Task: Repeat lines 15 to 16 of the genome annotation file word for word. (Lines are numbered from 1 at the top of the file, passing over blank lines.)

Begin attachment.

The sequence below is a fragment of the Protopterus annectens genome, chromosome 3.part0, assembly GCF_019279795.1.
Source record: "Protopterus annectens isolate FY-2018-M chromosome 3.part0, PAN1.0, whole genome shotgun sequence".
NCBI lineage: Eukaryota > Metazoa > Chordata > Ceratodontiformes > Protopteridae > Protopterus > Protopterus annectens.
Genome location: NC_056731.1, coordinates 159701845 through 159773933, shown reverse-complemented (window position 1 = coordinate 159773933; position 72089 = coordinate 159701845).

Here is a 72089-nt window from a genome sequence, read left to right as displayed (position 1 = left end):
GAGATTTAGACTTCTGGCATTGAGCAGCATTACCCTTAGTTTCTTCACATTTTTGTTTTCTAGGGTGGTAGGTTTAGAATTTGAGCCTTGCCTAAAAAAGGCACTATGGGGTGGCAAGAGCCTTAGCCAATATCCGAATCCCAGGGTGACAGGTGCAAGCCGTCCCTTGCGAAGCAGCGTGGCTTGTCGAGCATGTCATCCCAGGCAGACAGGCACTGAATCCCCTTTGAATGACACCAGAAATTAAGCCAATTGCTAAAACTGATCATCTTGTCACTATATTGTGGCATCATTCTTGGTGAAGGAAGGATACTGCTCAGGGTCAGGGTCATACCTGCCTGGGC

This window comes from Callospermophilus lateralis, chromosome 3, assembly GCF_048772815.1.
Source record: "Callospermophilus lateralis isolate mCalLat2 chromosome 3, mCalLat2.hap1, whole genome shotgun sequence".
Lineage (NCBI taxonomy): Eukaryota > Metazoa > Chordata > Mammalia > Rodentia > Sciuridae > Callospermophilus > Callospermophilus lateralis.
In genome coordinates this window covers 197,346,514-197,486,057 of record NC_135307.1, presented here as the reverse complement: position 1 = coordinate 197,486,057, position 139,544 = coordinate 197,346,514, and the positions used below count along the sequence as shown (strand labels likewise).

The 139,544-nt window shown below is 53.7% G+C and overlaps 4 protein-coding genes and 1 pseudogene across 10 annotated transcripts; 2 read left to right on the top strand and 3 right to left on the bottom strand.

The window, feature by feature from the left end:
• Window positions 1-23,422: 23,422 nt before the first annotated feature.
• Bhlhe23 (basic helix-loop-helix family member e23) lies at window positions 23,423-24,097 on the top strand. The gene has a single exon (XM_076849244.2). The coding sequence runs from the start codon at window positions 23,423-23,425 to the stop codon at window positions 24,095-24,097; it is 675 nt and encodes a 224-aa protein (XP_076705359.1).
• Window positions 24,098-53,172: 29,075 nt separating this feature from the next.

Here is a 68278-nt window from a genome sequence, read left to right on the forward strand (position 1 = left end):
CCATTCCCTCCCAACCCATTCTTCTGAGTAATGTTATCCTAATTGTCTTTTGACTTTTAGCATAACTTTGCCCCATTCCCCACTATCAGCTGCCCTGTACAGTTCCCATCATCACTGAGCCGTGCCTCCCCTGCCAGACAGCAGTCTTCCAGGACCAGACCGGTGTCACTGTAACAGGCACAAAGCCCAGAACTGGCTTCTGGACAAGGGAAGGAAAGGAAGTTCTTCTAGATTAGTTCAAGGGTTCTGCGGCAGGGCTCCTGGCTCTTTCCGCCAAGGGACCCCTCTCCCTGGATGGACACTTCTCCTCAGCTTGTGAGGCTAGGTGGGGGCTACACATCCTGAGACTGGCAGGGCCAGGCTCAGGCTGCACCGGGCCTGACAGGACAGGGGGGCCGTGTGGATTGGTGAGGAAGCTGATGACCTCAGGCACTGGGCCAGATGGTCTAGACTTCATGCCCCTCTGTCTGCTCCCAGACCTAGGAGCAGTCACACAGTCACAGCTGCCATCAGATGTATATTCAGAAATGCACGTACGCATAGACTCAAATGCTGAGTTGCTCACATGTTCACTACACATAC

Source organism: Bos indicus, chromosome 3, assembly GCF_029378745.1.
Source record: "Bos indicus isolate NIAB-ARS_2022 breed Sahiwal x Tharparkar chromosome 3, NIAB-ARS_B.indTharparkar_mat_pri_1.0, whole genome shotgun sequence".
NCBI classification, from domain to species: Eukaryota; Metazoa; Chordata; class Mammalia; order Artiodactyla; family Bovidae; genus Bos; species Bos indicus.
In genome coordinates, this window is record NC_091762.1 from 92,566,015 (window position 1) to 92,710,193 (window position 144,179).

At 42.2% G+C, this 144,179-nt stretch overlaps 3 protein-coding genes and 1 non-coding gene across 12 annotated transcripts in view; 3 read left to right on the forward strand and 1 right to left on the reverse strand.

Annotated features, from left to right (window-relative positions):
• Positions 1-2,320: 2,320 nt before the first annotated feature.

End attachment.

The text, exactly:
• Window positions 24,098-53,172: 29,075 nt separating this feature from the next.

Here is a 68278-nt window from a genome sequence, read left to right on the forward strand (position 1 = left end):